|October 05, 2007|
Dr. Nguyen V. Dat still remembers when, as a student working toward his Ph.D. in biostatistics at the University of North Carolina at Chapel Hill in the late 1970s, he had flown into Atlanta, Ga., for a conference sponsored by the American Statistical Association.
Dat and a few other graduate students from his department had picked up their luggage and were discussing the best way to reach their hotel. Someone suggested taking the train, which would drop them off a mere couple of blocks from where they were staying. Most found the idea appealing, but Dat took a cab instead.
Dat, now vice president for clinical research at Abraxis BioScience, Inc., a global company that develops, manufactures and markets a broad portfolio of pharmaceutical products, contracted polio as a child. The disease left his right leg paralyzed. There was no way he could have carried his luggage and walked two blocks at the same time.
“I paid $30 for a taxi, instead of just $1 for the train,” recalls Dat. “I’ve gone through this a million times, and I know how it feels — a student who is physically challenged usually spends more money for what he needs than a student who is not.”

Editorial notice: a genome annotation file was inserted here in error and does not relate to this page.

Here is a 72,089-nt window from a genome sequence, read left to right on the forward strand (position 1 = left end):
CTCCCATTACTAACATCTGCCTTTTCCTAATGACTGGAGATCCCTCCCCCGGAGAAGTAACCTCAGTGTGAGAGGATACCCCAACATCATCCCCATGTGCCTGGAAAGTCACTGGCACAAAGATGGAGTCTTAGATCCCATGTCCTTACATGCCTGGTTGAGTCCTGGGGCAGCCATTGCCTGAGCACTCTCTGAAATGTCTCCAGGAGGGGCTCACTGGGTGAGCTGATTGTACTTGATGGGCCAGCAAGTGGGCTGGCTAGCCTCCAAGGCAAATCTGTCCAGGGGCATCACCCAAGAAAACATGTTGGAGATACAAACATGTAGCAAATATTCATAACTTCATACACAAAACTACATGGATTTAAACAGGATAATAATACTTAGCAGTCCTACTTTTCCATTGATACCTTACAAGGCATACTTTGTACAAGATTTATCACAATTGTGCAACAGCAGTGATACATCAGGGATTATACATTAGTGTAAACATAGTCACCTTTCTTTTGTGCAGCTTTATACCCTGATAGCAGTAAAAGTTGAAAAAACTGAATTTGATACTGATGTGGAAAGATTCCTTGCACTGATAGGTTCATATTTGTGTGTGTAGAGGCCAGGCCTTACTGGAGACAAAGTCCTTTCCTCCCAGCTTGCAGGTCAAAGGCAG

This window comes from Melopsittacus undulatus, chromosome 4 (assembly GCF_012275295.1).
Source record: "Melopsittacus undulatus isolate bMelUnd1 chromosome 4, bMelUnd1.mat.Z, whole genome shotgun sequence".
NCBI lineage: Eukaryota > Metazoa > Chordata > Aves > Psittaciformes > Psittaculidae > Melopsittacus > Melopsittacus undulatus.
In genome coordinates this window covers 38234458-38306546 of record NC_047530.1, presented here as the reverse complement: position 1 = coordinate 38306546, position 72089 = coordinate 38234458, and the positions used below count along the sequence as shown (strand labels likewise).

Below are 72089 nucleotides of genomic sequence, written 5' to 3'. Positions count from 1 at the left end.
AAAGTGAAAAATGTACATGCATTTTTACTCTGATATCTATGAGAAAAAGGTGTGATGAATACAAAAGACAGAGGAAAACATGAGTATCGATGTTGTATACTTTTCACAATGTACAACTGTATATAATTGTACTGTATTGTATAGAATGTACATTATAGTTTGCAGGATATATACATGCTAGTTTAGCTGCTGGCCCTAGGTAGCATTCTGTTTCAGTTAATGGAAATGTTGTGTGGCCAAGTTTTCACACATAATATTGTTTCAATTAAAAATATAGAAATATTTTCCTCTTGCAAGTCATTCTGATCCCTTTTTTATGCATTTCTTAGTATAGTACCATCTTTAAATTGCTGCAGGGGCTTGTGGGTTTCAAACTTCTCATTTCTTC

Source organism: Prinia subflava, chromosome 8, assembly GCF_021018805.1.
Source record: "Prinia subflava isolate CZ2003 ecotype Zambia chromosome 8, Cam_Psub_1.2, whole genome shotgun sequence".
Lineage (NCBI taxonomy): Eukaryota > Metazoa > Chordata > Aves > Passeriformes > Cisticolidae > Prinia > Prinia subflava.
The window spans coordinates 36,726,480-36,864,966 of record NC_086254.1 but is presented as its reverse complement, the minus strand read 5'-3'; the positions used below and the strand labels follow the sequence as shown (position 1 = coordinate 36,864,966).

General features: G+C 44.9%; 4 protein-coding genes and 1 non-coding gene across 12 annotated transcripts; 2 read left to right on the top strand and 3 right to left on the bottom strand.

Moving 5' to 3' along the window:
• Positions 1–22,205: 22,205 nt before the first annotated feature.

To raise awareness for the needs of physically challenged students and to give a little something back to the school that financed his entire doctoral education, Dat made a gift to the School of Public Health to endow an annual scholarship for a graduate student in the Department of Biostatistics. The Nguyen V. Dat Endowed Scholarship gives preference to physically challenged students. In any given year, if no physically challenged student qualifies, it may be awarded to someone else.
“I’ve wanted to do this for a long time,” says Dat. “I feel it’s the best thing I can do to inspire other schools to do the same thing. I think using Carolina as an example is good since it has one of the best schools of public health in the country. If nothing else, I’m hoping to inspire people to contribute to the scholarship so it can help more people like me.” Prior to making a scholarship gift to the School, Dat had been making contributions to the Department of Biostatistics every year. He is a longtime part of the School of Public Health’s Honor Roll of Donors.
— by Margarita De Pano
Carolina Public Health is a publication of the University of North Carolina at Chapel Hill School of Public Health. To subscribe to Carolina Public Health or to view the entire Fall 2007 issue in PDF, visit www.sph.unc.edu/cph.